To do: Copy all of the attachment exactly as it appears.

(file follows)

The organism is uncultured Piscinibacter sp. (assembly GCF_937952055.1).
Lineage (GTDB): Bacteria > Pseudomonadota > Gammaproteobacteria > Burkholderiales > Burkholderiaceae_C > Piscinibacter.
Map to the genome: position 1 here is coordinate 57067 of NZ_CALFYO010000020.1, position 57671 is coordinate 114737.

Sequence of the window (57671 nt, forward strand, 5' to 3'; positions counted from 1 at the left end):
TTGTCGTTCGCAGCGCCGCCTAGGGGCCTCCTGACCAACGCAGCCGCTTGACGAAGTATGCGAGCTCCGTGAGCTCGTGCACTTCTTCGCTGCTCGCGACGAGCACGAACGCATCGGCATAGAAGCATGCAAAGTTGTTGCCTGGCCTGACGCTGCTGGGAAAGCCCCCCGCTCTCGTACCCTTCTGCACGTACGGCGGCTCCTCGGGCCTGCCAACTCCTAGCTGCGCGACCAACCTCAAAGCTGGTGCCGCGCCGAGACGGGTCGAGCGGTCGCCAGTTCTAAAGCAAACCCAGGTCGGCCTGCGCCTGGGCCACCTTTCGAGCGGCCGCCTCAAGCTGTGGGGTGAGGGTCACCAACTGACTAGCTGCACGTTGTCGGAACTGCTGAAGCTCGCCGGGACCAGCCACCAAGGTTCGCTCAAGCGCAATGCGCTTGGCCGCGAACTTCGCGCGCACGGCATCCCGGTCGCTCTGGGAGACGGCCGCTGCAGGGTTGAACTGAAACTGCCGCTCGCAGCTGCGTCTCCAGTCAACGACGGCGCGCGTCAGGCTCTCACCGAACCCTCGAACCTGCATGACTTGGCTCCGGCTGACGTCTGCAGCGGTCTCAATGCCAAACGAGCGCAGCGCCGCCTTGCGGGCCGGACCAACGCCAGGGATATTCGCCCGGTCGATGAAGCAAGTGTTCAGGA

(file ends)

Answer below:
The organism is uncultured Piscinibacter sp. (assembly GCF_937952055.1).
Lineage (GTDB): Bacteria > Pseudomonadota > Gammaproteobacteria > Burkholderiales > Burkholderiaceae_C > Piscinibacter.
Map to the genome: position 1 here is coordinate 57067 of NZ_CALFYO010000020.1, position 57671 is coordinate 114737.

Sequence of the window (57671 nt, forward strand, 5' to 3'; positions counted from 1 at the left end):
TTGTCGTTCGCAGCGCCGCCTAGGGGCCTCCTGACCAACGCAGCCGCTTGACGAAGTATGCGAGCTCCGTGAGCTCGTGCACTTCTTCGCTGCTCGCGACGAGCACGAACGCATCGGCATAGAAGCATGCAAAGTTGTTGCCTGGCCTGACGCTGCTGGGAAAGCCCCCCGCTCTCGTACCCTTCTGCACGTACGGCGGCTCCTCGGGCCTGCCAACTCCTAGCTGCGCGACCAACCTCAAAGCTGGTGCCGCGCCGAGACGGGTCGAGCGGTCGCCAGTTCTAAAGCAAACCCAGGTCGGCCTGCGCCTGGGCCACCTTTCGAGCGGCCGCCTCAAGCTGTGGGGTGAGGGTCACCAACTGACTAGCTGCACGTTGTCGGAACTGCTGAAGCTCGCCGGGACCAGCCACCAAGGTTCGCTCAAGCGCAATGCGCTTGGCCGCGAACTTCGCGCGCACGGCATCCCGGTCGCTCTGGGAGACGGCCGCTGCAGGGTTGAACTGAAACTGCCGCTCGCAGCTGCGTCTCCAGTCAACGACGGCGCGCGTCAGGCTCTCACCGAACCCTCGAACCTGCATGACTTGGCTCCGGCTGACGTCTGCAGCGGTCTCAATGCCAAACGAGCGCAGCGCCGCCTTGCGGGCCGGACCAACGCCAGGGATATTCGCCCGGTCGATGAAGCAAGTGTTCAGGA